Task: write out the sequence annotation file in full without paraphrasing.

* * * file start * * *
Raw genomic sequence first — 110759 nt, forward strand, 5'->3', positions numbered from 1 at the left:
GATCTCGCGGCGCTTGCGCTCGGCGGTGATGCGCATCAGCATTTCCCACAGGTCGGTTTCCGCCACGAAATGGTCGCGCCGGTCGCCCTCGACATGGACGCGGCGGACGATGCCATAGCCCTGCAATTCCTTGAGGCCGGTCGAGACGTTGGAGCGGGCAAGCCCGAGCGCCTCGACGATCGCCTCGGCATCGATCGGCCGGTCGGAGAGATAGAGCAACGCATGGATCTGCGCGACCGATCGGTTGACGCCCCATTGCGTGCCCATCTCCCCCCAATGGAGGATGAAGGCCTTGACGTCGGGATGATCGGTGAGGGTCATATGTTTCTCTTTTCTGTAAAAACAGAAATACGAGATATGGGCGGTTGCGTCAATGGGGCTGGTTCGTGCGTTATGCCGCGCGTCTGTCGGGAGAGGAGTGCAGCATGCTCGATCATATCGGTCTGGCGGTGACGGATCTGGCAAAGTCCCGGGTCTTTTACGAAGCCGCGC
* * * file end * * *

Raw genomic sequence first — 110759 nt, forward strand, 5'->3', positions numbered from 1 at the left:
GATCTCGCGGCGCTTGCGCTCGGCGGTGATGCGCATCAGCATTTCCCACAGGTCGGTTTCCGCCACGAAATGGTCGCGCCGGTCGCCCTCGACATGGACGCGGCGGACGATGCCATAGCCCTGCAATTCCTTGAGGCCGGTCGAGACGTTGGAGCGGGCAAGCCCGAGCGCCTCGACGATCGCCTCGGCATCGATCGGCCGGTCGGAGAGATAGAGCAACGCATGGATCTGCGCGACCGATCGGTTGACGCCCCATTGCGTGCCCATCTCCCCCCAATGGAGGATGAAGGCCTTGACGTCGGGATGATCGGTGAGGGTCATATGTTTCTCTTTTCTGTAAAAACAGAAATACGAGATATGGGCGGTTGCGTCAATGGGGCTGGTTCGTGCGTTATGCCGCGCGTCTGTCGGGAGAGGAGTGCAGCATGCTCGATCATATCGGTCTGGCGGTGACGGATCTGGCAAAGTCCCGGGTCTTTTACGAAGCCGCGC